Weighting the three scenarios by their relative probabilities suggests expected present value total impacts over this period of $157.599 million.

Total impacts are dominated by reduced recreation values, loss of existence values associated with extinction of native species and reduced tourism expenditure, followed by increased costs for water intakes and reduced local and national existence values. Total impacts are greatest in the North Island and central South Island. Although the lower South Island has the largest amount of highest risk environment for survival of didymo and is where impacts occur earliest, the central South Island and North Island have substantially larger human populations to suffer reduced recreation and existence values.

Sensitivity analysis

Without the loss of native species, present value total impacts over the period 2004/05 to 2011/12 would be reduced to between $39.525 million and $230.312 million.

A two year delay to the arrival of didymo in the North Island would reduce the present value total impacts incurred over the longer period 2004/05 to 2013/14 by between $5.024 million and $62.419 million (9 and 22 per cent). Slowing the spread of didymo through each region (from five to seven years) would reduce the present value total impacts incurred over the longer period 2004/05 to 2013/14 by between $26.302 million and $142.748 million (46 and 50 per cent)

More here:

Didymosphenia Bloom on the Rio Espolon - May 2010

Sunday, May 16, 2010

Chilean Lodges take innovative step in combatting spread of aquatic pests

The Patagonian BaseCamp Lodge and The Temple Camp have purchased safe wading boots for the use of all their guests from Korkers in the USA. No need to travel with bulky boots is a bonus!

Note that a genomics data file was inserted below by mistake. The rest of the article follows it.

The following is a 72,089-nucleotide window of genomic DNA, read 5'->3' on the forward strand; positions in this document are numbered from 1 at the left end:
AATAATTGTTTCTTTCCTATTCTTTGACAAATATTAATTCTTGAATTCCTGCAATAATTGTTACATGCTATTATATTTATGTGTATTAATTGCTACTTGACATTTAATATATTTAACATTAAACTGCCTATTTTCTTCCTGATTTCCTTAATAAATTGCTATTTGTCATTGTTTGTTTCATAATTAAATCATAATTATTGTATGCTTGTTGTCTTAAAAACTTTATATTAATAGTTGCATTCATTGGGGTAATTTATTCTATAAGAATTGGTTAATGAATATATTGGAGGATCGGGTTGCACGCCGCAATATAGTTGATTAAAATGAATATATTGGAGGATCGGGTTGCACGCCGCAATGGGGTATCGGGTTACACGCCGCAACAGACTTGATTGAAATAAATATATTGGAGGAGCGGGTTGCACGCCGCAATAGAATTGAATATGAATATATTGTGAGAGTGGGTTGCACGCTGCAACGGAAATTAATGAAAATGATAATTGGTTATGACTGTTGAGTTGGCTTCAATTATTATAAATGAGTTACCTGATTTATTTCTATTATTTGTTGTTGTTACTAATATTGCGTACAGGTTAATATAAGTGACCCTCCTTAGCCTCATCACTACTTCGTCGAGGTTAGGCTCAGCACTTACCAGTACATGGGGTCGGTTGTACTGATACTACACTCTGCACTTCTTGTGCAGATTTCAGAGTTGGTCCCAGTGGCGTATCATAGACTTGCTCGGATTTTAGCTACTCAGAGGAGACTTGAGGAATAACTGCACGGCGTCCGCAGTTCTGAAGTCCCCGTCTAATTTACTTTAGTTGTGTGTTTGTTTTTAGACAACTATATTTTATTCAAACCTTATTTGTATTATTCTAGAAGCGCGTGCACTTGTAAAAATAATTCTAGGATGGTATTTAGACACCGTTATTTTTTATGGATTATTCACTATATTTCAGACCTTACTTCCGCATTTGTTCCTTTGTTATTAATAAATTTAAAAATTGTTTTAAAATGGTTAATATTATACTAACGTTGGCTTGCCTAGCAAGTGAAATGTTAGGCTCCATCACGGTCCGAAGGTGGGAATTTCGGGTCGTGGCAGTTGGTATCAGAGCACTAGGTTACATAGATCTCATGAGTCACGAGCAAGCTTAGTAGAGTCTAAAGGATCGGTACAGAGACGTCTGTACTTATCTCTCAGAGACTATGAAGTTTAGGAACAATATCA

It seems we are hit at every turn these days with alarming news about some new aquatic threat to our favorite streams and rivers. New Zealand mud snails, didymo, whirling disease…the onslaught seems relentless, and the potential for destruction dire. We are told repeatedly that the only practical method to control the spread of these invaders into our waters is prevention. Simply stated, if you must wear waders and wading shoes from potentially contaminated fisheries into non-affected waters, rather extreme cleaning techniques are mandatory. Especially dangerous are felt-soled wading boots, as the porous soles provide convenient nooks and crannies in which these offenders can hide, and even live in for extended periods of time. Those still-damp boots in your garage from a fishing trip last week may harbor live threats, ready and waiting to explode into a new and susceptible environment. One need look no further than some of the great New Zealand trout streams which have been devastated by didymo, to comprehend the damage possible in such a pristine and prized angler destination as Patagonia.

( Read More Here )